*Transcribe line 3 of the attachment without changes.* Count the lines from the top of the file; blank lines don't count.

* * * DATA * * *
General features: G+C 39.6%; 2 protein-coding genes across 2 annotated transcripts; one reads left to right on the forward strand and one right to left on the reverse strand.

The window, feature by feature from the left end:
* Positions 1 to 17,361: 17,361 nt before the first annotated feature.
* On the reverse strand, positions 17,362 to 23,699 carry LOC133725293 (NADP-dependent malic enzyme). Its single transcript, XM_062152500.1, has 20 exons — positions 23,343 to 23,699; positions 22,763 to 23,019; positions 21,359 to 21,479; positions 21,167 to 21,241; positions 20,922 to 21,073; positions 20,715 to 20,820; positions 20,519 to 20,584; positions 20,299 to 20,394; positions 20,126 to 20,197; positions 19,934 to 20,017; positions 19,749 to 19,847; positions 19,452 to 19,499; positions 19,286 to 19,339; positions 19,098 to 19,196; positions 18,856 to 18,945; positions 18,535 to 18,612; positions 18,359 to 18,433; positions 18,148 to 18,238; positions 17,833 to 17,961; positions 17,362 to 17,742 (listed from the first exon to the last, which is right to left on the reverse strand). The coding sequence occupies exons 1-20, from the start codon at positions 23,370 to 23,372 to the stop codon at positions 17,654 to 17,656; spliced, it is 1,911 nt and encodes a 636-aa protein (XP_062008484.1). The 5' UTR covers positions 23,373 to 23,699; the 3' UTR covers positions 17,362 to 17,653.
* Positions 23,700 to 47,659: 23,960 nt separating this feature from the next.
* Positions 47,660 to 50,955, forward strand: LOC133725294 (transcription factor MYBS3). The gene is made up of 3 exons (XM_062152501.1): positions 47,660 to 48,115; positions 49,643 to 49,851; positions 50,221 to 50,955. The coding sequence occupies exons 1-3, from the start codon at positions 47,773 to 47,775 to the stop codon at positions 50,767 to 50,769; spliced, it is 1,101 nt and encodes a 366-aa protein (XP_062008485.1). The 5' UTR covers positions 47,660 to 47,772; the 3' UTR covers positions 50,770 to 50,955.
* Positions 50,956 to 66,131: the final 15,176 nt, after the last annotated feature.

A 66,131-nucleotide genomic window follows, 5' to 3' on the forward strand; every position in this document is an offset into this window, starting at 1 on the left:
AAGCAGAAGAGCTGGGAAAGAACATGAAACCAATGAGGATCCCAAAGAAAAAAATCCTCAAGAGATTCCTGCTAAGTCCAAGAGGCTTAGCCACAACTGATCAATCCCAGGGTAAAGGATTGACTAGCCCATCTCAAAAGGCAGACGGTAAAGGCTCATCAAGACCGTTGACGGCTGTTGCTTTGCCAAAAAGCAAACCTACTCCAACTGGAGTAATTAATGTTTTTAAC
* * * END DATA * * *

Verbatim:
* Positions 1 to 17,361: 17,361 nt before the first annotated feature.